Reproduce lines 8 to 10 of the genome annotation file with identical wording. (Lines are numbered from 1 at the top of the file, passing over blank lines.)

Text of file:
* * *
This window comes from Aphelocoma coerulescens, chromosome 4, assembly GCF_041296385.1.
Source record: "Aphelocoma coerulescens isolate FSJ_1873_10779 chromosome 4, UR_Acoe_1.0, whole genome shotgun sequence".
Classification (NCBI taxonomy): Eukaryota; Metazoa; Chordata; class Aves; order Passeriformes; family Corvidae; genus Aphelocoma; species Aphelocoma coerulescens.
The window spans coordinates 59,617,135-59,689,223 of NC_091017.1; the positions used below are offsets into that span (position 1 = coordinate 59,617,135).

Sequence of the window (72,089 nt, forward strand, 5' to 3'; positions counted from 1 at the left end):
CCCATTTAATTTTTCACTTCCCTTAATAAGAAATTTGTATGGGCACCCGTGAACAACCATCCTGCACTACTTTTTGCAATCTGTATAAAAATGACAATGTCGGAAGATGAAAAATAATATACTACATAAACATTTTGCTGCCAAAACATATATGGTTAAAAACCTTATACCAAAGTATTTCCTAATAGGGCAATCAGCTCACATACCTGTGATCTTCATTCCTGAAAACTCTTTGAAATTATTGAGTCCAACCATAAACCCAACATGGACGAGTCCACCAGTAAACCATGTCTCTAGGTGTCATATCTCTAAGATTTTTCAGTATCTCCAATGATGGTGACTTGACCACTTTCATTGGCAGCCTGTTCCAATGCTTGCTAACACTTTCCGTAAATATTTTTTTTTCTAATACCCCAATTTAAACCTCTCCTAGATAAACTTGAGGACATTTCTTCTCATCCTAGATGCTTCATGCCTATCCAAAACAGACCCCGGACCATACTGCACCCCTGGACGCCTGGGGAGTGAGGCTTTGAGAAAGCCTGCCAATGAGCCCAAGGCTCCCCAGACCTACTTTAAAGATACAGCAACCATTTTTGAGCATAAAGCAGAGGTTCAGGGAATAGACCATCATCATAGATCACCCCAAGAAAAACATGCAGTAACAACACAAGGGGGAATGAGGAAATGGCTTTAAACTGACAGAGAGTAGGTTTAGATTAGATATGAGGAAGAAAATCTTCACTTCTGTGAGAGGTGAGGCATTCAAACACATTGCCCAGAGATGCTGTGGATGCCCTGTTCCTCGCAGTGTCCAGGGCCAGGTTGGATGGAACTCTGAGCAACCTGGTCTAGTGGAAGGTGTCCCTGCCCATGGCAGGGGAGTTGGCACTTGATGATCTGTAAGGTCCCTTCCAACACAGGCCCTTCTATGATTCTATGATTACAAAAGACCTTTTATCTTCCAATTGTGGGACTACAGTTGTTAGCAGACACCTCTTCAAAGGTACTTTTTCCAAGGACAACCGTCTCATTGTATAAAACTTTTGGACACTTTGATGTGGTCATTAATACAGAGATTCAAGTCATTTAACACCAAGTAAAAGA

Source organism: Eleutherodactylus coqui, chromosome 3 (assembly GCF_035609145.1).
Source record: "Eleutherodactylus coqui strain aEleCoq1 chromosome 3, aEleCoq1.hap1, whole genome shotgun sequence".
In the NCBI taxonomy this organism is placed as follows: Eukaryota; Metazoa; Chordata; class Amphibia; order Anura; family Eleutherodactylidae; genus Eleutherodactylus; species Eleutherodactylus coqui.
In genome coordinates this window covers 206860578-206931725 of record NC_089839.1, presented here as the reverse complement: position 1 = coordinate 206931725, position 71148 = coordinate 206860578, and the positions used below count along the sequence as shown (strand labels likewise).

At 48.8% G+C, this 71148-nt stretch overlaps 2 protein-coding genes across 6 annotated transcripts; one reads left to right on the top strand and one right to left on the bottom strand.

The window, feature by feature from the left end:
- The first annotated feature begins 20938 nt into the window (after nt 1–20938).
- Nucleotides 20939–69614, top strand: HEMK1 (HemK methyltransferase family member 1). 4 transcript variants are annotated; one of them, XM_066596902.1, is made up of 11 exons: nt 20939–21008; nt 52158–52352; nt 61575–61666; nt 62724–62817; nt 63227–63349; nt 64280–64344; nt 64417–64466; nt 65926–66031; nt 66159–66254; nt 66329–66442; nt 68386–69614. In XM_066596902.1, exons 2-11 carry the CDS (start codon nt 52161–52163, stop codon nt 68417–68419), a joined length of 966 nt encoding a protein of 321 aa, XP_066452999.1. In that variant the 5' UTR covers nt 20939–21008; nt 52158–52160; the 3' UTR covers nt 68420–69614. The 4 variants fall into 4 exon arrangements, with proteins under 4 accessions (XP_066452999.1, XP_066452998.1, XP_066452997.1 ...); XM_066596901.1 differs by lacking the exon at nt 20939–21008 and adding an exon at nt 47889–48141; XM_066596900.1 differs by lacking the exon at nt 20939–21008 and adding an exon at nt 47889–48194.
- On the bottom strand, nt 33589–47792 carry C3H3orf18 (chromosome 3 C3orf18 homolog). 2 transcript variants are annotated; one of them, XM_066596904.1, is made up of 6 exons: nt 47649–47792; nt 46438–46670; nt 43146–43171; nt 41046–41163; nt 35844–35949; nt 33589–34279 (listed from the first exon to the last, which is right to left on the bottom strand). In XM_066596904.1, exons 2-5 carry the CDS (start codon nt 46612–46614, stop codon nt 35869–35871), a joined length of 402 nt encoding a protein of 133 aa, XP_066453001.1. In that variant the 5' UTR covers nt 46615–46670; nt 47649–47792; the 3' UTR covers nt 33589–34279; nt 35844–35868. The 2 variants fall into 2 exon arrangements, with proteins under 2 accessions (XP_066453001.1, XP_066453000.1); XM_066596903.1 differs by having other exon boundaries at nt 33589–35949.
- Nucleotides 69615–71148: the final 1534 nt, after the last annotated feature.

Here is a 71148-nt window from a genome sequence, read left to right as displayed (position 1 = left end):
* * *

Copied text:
Source record: "Eleutherodactylus coqui strain aEleCoq1 chromosome 3, aEleCoq1.hap1, whole genome shotgun sequence".
In the NCBI taxonomy this organism is placed as follows: Eukaryota; Metazoa; Chordata; class Amphibia; order Anura; family Eleutherodactylidae; genus Eleutherodactylus; species Eleutherodactylus coqui.
In genome coordinates this window covers 206860578-206931725 of record NC_089839.1, presented here as the reverse complement: position 1 = coordinate 206931725, position 71148 = coordinate 206860578, and the positions used below count along the sequence as shown (strand labels likewise).